With the story of celebrities bribing ivy league university coaches and administrators to get their kids in, at least one Democrat is ready to jump on any opportunity to peg a Republican official with the crime.
That’s why DCCC Director of National Candidate Services Tayhlor Coleman immediately attacked Texas Governor Greg Abbott after spotting his name on the list of people who have been caught in the ongoing FBI investigation of the crimes known as “Operation Varsity Blues.”
“Maybe if Gov. @GregAbbott_TX spent less time dog whistling about brown people voting he could’ve helped his kid prepare for the SATs instead of BRIBING their way into college,” Coleman wrote. “What an embarrassment.”
Only it wasn’t Gov. Abbott, and he wasn’t the one who wound up embarrassed.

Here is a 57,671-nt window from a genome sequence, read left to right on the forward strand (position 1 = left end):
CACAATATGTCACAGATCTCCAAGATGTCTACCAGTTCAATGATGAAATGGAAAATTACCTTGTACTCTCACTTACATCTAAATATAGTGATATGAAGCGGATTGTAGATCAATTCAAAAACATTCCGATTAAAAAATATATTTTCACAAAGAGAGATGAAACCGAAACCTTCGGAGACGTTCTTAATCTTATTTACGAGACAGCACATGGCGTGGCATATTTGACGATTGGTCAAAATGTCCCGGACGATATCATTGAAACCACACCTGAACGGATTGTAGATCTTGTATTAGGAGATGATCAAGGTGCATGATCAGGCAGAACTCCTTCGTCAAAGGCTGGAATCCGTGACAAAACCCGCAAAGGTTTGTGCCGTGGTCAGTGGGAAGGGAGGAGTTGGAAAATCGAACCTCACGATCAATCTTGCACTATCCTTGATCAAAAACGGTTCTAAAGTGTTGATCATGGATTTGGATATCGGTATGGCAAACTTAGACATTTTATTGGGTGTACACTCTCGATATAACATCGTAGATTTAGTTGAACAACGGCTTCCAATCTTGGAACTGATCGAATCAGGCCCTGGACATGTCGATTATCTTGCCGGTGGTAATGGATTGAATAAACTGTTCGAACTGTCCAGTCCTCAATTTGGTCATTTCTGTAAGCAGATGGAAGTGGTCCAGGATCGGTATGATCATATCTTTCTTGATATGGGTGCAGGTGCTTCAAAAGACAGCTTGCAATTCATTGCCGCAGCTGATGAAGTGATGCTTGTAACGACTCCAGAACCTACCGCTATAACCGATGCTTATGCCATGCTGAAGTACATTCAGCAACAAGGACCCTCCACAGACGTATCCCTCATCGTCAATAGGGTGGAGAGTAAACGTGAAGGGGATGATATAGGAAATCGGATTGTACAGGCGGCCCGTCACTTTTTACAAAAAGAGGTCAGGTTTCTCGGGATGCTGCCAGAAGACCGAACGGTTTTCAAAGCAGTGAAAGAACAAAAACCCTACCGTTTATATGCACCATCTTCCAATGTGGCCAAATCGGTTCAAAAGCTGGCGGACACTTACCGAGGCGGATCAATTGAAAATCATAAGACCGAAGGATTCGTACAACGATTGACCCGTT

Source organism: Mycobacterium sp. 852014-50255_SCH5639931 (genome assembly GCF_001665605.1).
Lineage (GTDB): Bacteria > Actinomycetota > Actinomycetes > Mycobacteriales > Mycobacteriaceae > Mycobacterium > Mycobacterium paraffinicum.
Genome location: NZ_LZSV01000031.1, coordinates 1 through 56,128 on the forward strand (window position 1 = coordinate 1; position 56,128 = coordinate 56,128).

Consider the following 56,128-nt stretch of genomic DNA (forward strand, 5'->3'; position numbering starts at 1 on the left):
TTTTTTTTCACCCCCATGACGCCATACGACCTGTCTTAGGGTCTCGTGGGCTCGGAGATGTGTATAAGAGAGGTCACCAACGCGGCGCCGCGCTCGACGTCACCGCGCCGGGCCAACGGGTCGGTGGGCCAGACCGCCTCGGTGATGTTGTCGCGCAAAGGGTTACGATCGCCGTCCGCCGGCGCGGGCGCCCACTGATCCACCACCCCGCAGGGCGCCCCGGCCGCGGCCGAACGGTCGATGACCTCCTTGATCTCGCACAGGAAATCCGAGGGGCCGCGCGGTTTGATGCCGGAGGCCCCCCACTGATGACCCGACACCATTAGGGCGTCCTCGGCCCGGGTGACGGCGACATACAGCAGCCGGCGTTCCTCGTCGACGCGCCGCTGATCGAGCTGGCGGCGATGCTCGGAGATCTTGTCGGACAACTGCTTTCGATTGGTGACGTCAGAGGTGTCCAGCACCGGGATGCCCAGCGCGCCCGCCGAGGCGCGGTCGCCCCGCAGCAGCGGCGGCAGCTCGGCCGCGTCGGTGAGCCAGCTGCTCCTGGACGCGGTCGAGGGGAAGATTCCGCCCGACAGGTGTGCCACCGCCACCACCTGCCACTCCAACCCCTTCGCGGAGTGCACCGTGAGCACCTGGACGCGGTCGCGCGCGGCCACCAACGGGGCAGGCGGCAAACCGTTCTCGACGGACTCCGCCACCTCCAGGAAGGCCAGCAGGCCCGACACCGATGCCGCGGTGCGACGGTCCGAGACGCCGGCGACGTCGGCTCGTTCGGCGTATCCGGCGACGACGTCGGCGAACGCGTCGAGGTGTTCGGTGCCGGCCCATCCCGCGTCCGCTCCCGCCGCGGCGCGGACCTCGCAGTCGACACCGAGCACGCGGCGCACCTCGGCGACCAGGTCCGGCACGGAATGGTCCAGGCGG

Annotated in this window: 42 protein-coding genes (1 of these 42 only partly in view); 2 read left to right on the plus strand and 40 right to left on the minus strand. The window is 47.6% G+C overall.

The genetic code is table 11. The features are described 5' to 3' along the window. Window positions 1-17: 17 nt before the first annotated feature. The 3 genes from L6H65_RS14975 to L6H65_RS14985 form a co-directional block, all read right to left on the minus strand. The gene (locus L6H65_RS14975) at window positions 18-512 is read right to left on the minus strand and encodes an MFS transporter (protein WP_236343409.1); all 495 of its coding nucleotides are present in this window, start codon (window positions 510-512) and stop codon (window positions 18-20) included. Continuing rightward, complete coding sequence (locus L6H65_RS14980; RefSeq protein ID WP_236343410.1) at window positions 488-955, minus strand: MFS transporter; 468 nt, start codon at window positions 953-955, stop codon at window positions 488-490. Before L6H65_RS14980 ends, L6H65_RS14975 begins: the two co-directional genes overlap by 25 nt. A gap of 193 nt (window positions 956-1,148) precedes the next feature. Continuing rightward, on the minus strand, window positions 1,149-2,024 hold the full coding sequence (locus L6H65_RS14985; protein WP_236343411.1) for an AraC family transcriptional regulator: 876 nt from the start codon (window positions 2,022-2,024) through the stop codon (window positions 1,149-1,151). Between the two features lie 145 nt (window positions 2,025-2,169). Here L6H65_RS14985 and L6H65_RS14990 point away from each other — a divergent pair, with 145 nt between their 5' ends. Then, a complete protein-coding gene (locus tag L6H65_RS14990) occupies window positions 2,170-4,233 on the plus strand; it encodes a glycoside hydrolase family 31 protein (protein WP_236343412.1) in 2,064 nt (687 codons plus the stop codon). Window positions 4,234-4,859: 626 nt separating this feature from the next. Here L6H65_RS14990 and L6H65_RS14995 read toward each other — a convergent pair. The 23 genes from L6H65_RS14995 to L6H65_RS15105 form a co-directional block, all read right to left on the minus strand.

As the Daily Caller highlighted, the name on the list was “Gregory Abbott,” and the details of this guy didn’t line up with the details of Gov. Abbott:
One individual named in the indictment is Gregory Abbott, who resides with his wife, Marcia, in New York City and Aspen, Colorado. Abbott is described as the “founder and chairman of a packaging company for the food and beverage industry, and the former chairman and CEO of a private-label clothing manufacturer.”
Despite the fact that Gov. Abbott lives in Texas and his wife’s name is Cecilia, the DCCC’s Director of National Candidate Services Tayhlor Coleman claimed the Abbott listed in the indictment must be the same man as the Texas governor.
Coleman soon deleted the tweet, but sure as death and taxes are a certainty, the internet is forever. The National Republican Congressional Committee (NRCC) made sure that this little embarrassment wasn’t soon forgotten, and tweeted out a screenshot on Twitter.
.@DCCC's Director of National Candidate Services just deleted this tweet. We hate to speculate, but it is probably because she realized Texas Governor @GregAbbott_TX doesn't live in New York City, isn't 68 years old, and doesn't have a wife named Marcia. https://t.co/xtn8gJklSa pic.twitter.com/cryAC7DPhk
— NRCC (@NRCC) March 12, 2019